Hurricane Harvey set to disrupt US jobs data as Texas cleanup escalates
The US August employment report may have been almost predictably disappointing, though it wasn't weak enough to call into question the underlying strength of the US labour market.
The data marked the seventh straight August that the government's initial take on payrolls fell short of the median estimate of economists, with 156,000 jobs added compared to a projection of 180,000 in a Bloomberg survey.
Yet the bigger picture shows a still-healthy labour market in a mature expansion. One bright spot in the report was a surge in manufacturing and construction employment.
Economists were also quick to point out the difficulty adjusting the August data because of differing start times of the new school year and swings in summer employment. What's more, the monthly figures have been revised higher in five of the past six years.
"There's a lot of statistical quirks embedded in here - nothing fundamental," said James Smith, a developed markets economist at ING Bank NV. "It's a slow-moving ship and we're still optimistic that wage growth will pick up in the coming months given the strength in the labour market."
Even so, August's report will probably be the most reliable picture of underlying employment trends for several months, as Hurricane Harvey's fallout in the Houston region begins to affect the data. While the storm may depress payrolls at first, jobs will probably get a subsequent boost as construction and utility workers help rebuild housing and infrastructure.
The Labour Department said in its release that Harvey "had no discernable effect" on the August report. Gary Cohn, President Donald Trump's top economic adviser, said Harvey would affect economic data for several months and make it much harder for officials to get the "bigger picture" of what's going on in the economy.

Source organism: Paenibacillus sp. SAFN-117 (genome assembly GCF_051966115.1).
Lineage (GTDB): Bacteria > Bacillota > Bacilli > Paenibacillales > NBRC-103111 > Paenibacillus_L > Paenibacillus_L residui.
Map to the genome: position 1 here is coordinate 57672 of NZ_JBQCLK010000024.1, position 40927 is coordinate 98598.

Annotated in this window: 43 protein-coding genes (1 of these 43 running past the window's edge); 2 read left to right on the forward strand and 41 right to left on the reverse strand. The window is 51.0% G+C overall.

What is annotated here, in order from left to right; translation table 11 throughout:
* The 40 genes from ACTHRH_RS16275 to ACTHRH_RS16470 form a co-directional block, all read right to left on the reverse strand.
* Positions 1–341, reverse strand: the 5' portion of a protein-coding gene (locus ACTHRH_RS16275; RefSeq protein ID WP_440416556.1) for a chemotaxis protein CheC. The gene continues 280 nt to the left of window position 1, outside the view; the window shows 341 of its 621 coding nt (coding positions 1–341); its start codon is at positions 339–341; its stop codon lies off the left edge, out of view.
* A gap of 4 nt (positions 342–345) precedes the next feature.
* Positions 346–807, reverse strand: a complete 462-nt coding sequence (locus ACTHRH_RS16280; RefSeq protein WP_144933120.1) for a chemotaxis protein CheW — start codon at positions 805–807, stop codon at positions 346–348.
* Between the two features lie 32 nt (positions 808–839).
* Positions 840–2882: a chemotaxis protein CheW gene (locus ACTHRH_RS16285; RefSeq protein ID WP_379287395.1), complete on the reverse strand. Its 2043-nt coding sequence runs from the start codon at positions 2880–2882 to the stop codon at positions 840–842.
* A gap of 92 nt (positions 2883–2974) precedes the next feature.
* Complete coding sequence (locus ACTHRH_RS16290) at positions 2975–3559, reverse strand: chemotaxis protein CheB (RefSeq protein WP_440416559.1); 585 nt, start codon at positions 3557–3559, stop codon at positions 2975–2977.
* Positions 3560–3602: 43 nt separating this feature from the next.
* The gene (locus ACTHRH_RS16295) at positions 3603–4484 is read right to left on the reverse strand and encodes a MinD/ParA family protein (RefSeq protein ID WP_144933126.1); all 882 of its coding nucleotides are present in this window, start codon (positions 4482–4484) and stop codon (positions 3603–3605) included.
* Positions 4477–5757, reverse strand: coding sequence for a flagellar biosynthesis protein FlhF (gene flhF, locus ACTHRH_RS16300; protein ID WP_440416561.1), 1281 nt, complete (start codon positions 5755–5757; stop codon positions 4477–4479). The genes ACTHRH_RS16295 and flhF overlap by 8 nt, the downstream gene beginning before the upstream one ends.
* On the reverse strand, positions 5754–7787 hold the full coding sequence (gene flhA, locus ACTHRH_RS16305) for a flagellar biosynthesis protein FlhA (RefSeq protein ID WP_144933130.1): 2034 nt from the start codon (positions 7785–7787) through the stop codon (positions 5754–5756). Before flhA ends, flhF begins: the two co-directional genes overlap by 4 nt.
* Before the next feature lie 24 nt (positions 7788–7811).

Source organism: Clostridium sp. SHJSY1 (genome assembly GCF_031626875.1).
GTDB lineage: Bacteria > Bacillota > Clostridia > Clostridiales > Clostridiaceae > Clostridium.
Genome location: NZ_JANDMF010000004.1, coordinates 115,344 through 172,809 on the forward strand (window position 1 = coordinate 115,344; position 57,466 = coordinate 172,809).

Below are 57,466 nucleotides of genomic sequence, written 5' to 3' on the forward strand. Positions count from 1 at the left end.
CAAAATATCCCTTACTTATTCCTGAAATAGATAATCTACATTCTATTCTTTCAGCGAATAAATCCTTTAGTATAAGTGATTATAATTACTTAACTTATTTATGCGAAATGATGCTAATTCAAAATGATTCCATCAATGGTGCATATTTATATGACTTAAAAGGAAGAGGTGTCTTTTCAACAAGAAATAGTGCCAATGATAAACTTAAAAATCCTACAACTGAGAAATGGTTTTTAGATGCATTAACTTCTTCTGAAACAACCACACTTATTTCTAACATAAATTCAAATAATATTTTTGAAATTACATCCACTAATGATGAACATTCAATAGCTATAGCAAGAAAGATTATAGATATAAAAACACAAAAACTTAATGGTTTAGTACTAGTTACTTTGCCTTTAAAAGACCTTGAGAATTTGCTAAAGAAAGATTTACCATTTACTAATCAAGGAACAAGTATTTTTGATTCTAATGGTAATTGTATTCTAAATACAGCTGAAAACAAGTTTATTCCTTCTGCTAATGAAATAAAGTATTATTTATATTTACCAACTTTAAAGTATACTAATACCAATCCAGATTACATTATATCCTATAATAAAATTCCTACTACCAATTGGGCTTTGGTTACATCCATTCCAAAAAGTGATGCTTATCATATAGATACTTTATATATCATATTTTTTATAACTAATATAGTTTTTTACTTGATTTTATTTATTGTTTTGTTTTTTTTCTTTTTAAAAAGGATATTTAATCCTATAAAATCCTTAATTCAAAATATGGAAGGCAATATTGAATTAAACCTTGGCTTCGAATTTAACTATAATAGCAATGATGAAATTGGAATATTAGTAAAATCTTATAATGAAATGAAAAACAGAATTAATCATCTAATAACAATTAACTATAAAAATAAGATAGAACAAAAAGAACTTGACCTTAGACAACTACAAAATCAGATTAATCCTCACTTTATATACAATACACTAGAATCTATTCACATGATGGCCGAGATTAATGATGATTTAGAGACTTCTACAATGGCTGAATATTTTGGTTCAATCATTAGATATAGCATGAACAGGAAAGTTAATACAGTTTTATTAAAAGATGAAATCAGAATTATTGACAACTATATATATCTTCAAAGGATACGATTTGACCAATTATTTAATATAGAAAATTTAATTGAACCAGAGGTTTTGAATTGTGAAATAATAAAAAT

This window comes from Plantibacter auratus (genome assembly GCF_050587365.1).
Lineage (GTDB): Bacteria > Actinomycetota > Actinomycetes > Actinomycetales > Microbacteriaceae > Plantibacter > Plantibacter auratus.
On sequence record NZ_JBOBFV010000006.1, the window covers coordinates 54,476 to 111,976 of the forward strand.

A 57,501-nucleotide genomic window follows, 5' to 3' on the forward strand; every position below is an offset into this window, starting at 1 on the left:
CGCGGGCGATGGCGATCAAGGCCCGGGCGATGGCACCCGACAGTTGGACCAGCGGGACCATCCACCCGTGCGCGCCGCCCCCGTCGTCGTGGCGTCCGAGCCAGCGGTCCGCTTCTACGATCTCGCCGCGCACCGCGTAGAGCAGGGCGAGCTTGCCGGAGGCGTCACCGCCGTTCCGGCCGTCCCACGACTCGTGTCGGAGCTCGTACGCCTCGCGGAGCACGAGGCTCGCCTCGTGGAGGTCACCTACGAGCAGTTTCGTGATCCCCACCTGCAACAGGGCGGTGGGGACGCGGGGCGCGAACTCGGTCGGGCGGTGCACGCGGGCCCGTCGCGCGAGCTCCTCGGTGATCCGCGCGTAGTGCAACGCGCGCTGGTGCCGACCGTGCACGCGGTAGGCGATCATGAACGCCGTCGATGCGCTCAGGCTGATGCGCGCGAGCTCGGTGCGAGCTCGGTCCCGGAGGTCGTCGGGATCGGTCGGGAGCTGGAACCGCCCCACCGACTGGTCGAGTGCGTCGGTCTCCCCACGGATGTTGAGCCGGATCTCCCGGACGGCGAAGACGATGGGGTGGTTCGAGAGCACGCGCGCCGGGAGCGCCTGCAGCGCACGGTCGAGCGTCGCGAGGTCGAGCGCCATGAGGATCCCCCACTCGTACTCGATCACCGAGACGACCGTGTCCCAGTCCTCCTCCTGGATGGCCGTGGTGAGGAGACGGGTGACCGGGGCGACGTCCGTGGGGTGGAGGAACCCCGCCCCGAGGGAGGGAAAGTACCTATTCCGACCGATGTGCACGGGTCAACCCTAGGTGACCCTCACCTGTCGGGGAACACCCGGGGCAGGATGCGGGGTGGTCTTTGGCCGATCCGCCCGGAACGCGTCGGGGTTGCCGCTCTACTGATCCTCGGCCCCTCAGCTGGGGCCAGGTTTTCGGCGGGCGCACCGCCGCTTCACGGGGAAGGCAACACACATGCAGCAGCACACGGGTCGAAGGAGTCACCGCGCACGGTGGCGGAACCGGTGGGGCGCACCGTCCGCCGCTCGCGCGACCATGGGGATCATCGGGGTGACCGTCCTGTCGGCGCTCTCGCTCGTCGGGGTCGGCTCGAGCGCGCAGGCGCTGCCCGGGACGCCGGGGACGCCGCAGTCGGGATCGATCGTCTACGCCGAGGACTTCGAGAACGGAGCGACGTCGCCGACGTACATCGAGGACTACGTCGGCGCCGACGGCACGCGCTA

"The economic data that we've just gotten - this unemployment data - is probably the last set of clean unemployment data we're going to have for many, many months as we go through the recovery process," he said in an interview on Bloomberg Television.
Other data on Friday were more encouraging for the economy. The University of Michigan's consumer sentiment survey showed Americans in the first eight months of this year have been more upbeat than at any comparable period since 2000. Households are growing increasingly optimistic about employment and the economic outlook, a positive sign for spending.
"Despite an underwhelming jobs report, the bigger picture is that the US labour market remains quite healthy at this late stage of the cycle, with little sign of generating the kind of wage pressures that would risk derailing the expansion," Sal Guatieri, a senior economist at BMO Capital Markets in Toronto, said in a note.
In turn, the steady increases in demand are powering growth in manufacturing. US factories ramped up in August at the fastest pace in six years, driven by employment gains, figures from the Institute for Supply Management showed. The ISM's data were corroborated by the Labour Department's figures on manufacturing payrolls, which increased 36,000 last month, matching the largest advance since March 2012.
Yet the tightening of the labour market still isn't leading to a build-up in wages. Average hourly earnings climbed less than forecast in August, rising 0.1pc on a monthly basis. The median projection was for a 0.2pc gain.
The nation's jobless rate climbed to 4.4pc last month from 4.3pc in July, while the labour-force participation rate held at 62.9pc.
The jobs numbers probably won't be enough to change the Federal Reserve's outlook for moderate economic growth and slowly increasing inflation because other data remain firm.
Investors expect this will encourage policymakers to announce the start of the gradual process of shrinking their $4.5trn balance sheet when they meet later this month, and to keep their options open for another interest-rate increase before the end of the year.
"We believe the data remain more than strong for Fed officials to announce the start of the balance sheet normalisation process at this month's meeting,"
High Frequency Economics chief US economist Jim O'Sullivan said in a note. "We still expect a rate hike in December as well, although that will depend on the inflation data showing more strength in the next few months than in the last few months."